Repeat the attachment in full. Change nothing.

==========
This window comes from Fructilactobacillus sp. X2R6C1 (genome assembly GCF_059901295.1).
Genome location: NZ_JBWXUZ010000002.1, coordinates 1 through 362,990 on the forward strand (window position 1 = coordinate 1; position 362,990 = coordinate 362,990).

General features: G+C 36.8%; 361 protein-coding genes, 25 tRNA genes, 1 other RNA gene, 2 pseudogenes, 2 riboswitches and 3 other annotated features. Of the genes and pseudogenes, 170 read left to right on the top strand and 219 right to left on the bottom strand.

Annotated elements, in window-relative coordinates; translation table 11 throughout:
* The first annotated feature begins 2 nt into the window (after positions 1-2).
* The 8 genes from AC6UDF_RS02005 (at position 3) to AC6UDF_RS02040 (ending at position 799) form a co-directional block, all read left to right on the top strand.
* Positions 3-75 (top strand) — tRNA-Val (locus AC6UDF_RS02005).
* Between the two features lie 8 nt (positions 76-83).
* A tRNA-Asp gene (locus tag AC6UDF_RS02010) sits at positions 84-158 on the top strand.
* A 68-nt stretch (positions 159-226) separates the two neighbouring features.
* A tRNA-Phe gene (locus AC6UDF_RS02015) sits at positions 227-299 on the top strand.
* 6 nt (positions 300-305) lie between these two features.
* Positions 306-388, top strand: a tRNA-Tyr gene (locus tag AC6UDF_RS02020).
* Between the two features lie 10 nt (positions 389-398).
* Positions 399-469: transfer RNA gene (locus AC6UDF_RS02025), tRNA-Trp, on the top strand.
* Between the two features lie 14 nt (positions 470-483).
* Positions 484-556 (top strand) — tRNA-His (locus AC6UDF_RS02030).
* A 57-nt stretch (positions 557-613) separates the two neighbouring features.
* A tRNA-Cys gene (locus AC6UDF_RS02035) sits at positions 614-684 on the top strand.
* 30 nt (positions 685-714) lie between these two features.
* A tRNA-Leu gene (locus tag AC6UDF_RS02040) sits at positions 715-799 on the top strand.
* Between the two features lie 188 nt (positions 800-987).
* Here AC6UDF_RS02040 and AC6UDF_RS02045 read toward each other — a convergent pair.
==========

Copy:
This window comes from Fructilactobacillus sp. X2R6C1 (genome assembly GCF_059901295.1).
Genome location: NZ_JBWXUZ010000002.1, coordinates 1 through 362,990 on the forward strand (window position 1 = coordinate 1; position 362,990 = coordinate 362,990).

General features: G+C 36.8%; 361 protein-coding genes, 25 tRNA genes, 1 other RNA gene, 2 pseudogenes, 2 riboswitches and 3 other annotated features. Of the genes and pseudogenes, 170 read left to right on the top strand and 219 right to left on the bottom strand.

Annotated elements, in window-relative coordinates; translation table 11 throughout:
* The first annotated feature begins 2 nt into the window (after positions 1-2).
* The 8 genes from AC6UDF_RS02005 (at position 3) to AC6UDF_RS02040 (ending at position 799) form a co-directional block, all read left to right on the top strand.
* Positions 3-75 (top strand) — tRNA-Val (locus AC6UDF_RS02005).
* Between the two features lie 8 nt (positions 76-83).
* A tRNA-Asp gene (locus tag AC6UDF_RS02010) sits at positions 84-158 on the top strand.
* A 68-nt stretch (positions 159-226) separates the two neighbouring features.
* A tRNA-Phe gene (locus AC6UDF_RS02015) sits at positions 227-299 on the top strand.
* 6 nt (positions 300-305) lie between these two features.
* Positions 306-388, top strand: a tRNA-Tyr gene (locus tag AC6UDF_RS02020).
* Between the two features lie 10 nt (positions 389-398).
* Positions 399-469: transfer RNA gene (locus AC6UDF_RS02025), tRNA-Trp, on the top strand.
* Between the two features lie 14 nt (positions 470-483).
* Positions 484-556 (top strand) — tRNA-His (locus AC6UDF_RS02030).
* A 57-nt stretch (positions 557-613) separates the two neighbouring features.
* A tRNA-Cys gene (locus AC6UDF_RS02035) sits at positions 614-684 on the top strand.
* 30 nt (positions 685-714) lie between these two features.
* A tRNA-Leu gene (locus tag AC6UDF_RS02040) sits at positions 715-799 on the top strand.
* Between the two features lie 188 nt (positions 800-987).
* Here AC6UDF_RS02040 and AC6UDF_RS02045 read toward each other — a convergent pair.